Anyone who has been to a football match in Spain knows how expensive tickets are. Most of my Spanish friends watch football on TV now as, at home, watching a football match is free and, in a bar, it’s only the price of a couple of cañas. So it’s not surprising to hear Spanish football clubs whining about how season ticket sales are down and how some games see less than 10,000 Spanish fans attending.
What is surprising, at least to many Spaniards, is how much money Spanish football teams are still paying out for over-priced players and how ticket prices are still being kept high. After all, if you had any business sense at all and you can’t get rid of more than half of your tickets every game, don’t you think it would make more sense to bring the prices down?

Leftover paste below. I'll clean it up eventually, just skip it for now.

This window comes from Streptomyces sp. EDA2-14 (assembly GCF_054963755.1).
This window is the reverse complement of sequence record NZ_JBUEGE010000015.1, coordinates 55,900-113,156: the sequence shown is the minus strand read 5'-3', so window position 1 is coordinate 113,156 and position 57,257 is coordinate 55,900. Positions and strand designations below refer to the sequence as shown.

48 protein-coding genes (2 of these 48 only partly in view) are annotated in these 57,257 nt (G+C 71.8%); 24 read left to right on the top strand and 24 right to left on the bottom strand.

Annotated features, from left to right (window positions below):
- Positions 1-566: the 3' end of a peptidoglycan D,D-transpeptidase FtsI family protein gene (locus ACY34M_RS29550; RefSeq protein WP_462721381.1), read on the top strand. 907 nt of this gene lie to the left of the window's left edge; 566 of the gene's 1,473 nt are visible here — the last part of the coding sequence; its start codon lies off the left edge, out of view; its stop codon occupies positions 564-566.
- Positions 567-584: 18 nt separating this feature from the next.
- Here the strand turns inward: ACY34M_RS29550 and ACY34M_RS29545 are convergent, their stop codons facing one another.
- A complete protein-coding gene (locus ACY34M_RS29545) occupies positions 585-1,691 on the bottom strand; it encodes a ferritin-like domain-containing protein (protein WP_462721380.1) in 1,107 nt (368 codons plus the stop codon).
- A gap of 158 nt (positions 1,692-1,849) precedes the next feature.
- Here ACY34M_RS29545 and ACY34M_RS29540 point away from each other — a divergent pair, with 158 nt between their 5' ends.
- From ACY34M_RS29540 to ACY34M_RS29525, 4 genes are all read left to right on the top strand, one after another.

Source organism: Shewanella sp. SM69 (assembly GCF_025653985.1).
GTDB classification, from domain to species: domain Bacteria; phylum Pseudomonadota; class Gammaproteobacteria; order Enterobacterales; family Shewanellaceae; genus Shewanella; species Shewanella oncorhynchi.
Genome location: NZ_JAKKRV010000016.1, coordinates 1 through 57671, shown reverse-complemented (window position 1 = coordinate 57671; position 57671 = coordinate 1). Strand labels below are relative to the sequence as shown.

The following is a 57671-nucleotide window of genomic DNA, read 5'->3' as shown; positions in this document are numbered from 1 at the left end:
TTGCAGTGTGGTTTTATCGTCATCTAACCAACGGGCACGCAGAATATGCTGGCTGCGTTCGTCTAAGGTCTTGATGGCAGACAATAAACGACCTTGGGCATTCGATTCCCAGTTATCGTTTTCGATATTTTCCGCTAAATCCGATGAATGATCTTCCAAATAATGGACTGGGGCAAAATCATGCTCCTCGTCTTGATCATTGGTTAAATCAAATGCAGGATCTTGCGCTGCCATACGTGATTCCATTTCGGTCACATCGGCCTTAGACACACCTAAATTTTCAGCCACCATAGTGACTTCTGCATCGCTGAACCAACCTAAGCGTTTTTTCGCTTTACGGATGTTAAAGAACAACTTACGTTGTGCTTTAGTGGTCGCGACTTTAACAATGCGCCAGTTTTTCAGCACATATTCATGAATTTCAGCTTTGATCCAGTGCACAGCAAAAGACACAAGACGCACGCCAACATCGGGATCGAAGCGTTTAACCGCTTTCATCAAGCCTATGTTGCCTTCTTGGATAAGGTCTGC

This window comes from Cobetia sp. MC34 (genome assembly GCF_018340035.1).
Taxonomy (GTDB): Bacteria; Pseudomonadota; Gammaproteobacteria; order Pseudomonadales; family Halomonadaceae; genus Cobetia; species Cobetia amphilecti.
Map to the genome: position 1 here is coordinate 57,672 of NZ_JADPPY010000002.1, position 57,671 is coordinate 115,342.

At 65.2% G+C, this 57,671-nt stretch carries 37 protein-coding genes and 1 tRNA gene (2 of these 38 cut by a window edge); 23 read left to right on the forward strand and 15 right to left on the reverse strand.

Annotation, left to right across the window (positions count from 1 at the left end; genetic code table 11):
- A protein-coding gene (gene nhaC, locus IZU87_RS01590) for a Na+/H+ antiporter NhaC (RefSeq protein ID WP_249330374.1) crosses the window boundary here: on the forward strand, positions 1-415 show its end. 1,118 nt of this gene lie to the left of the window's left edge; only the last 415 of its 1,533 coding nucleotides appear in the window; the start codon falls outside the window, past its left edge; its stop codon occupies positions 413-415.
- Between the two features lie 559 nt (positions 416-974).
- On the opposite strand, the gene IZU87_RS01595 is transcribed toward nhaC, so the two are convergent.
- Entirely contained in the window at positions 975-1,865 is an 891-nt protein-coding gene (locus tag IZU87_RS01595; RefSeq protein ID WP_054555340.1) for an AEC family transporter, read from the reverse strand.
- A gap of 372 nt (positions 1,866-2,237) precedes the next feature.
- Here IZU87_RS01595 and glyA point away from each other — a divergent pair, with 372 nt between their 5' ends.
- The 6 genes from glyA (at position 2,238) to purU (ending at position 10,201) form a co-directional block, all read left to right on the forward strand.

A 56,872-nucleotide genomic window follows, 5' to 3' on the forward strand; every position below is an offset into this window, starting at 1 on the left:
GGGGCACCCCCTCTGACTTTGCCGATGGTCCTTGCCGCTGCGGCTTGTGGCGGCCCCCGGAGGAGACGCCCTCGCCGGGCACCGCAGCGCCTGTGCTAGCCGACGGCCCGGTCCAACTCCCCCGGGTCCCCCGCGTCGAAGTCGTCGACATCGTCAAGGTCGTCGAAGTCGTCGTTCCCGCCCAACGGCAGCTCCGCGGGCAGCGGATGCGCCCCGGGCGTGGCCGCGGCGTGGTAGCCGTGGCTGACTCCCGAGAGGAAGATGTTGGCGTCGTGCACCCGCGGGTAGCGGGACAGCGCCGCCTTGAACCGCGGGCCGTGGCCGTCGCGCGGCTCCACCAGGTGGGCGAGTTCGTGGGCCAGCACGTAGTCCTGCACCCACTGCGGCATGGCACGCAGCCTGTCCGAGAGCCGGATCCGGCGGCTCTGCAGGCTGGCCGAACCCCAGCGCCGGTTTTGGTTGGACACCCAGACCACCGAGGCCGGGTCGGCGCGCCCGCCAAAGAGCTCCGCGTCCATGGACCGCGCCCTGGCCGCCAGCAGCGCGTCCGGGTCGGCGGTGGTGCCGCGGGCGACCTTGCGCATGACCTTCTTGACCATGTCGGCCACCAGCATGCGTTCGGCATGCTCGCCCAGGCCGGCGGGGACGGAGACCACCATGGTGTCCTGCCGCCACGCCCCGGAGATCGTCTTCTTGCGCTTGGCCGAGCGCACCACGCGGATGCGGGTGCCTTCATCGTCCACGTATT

People like Jose Maria Del Nido, President of Sevilla FC, still don’t seem to get it, however. He’s just been on national TV complaining about Sevilla losing “15 percent of their season ticket holders” and not being able to sell 50 percent of their individual tickets.
In fact, it doesn’t seem to have crossed his mind that when a huge percentage of Spaniards have problems putting a roof over their head or food on the table, buying expensive tickets for a football game is the last thing they’re going to do. And, at the cheapest price of 60 euros, Sevilla FC tickets are some of the most expensive in Europe.
And that also explains why some Spaniards are getting tired of their football teams, the managers and the ridiculously-paid players.
So bad is it getting in some quarters, Spaniards are now lumping in Spanish football teams with banks. Organizations that seem to be happy to gouge the average consumer while pocketing enormous profits themselves.